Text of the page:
La Commodity Futures Trading Commission a publié un communiqué de presse dans lequel elle annonce la condamnation de Claudio Aliaga et de sa société CMA Capital Management pour avoir mis en place un montage de type PONZI.
L'accusé aurait ainsi sollicité plus de 4,5 millions de dollars auprès de 125 investisseurs pour les investir sur le marché du FOREX.
Le montant de l'amende d'élève à 5,5 millions de dollars (dédommagement et sanctions pécuniaires civiles).
Claudio Aliaga et sa société CMA Capital Management avaient déjà été condamnés à 1,5 million d'euros d'amende en début d'année par la commission des sanctions de l'AMF pour la même affaire.
The U.S. Commodity Futures Trading Commission (CFTC) today announced that it obtained a judgment for $5.5 million in restitution and civil monetary penalties against Claudio Aliaga and CMA Capital Management, LLC (CMA), of Miami Lakes, Florida, to settle an action charging defendants with operating a Ponzi scheme involving the fraudulent solicitation of at least $4.5 million from at least 125 individuals to invest in foreign currency (forex) managed accounts and/or a pooled investment (see CFTC Press Release 5807-10, April 12, 2010).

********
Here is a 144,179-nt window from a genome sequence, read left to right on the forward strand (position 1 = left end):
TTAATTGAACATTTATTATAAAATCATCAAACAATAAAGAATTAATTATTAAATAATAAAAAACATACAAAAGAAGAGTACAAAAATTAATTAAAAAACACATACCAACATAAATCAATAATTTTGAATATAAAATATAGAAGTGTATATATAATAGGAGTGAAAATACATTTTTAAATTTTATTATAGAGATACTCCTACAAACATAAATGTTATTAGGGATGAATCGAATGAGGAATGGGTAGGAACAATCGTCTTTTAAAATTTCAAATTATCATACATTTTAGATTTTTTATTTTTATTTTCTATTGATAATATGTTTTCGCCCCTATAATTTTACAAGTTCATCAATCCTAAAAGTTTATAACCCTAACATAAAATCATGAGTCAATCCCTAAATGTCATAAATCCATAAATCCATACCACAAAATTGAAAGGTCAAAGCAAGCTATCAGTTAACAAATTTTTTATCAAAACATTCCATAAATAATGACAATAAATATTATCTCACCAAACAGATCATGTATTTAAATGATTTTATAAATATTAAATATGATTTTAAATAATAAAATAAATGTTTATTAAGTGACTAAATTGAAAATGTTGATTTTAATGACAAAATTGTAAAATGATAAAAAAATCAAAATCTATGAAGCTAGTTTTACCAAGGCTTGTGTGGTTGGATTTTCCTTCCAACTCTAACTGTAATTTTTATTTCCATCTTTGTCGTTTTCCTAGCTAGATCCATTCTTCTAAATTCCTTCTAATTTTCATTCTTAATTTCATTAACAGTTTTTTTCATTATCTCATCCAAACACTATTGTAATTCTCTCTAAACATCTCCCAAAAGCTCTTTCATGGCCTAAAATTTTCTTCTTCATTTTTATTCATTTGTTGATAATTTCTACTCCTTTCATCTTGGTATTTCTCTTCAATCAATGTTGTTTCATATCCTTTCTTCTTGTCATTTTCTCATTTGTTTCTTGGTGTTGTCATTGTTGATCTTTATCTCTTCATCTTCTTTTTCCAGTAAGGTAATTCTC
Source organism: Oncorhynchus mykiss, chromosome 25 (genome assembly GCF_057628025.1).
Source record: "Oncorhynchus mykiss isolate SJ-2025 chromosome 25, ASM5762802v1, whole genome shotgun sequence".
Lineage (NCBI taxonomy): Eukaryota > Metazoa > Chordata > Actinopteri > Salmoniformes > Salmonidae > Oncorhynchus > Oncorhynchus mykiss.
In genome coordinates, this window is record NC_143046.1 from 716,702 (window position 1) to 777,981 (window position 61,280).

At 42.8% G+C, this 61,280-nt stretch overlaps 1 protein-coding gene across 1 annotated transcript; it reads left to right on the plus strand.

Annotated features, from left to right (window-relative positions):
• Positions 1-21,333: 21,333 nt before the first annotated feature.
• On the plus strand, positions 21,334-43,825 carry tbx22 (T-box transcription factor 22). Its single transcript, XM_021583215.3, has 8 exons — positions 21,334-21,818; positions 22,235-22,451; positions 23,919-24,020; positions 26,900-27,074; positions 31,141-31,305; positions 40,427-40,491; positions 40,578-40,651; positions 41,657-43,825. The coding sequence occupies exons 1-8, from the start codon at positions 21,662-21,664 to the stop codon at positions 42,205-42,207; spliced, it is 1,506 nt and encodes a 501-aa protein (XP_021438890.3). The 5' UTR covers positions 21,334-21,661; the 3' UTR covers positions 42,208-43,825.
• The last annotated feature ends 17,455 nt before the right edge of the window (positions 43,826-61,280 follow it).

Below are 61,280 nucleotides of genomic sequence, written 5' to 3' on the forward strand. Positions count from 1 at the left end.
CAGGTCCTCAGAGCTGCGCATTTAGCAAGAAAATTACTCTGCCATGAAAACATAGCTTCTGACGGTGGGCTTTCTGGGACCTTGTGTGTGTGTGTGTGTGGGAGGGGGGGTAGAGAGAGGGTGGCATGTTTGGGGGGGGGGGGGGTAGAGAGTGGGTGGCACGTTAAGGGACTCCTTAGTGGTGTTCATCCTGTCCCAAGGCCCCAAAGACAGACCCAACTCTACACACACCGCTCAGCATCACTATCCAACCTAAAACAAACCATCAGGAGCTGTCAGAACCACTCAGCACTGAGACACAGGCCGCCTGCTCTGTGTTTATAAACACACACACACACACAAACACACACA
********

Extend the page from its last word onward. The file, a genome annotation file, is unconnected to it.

On September 26, 2012, Judge Marcia G. Cooke of the U.S. District Court for the Southern District of Florida entered a consent order of permanent injunction against defendants. Specifically, the order requires the defendants to jointly pay restitution of $1.1 million, Aliaga to pay a civil monetary penalty of $3.3 million, and CMA to pay a civil monetary penalty of $1.1 million. The order also imposes permanent trading and registration bans against the defendants.
The order finds that from at least March 2007 through April 6, 2010, the defendants fraudulently solicited and received at least $4.5 million from retail customers and that only approximately $1.9 million in customer funds was transferred into forex trading accounts; that Aliaga’s trading resulted in overall losses of approximately $673,000; that Aliaga misappropriated customer funds for the benefit of himself, his wife, and another related business entity; and that to conceal the fraud, Aliaga issued false account statements to customers reflecting the promised returns based on his purportedly successful trading of foreign currency contracts.
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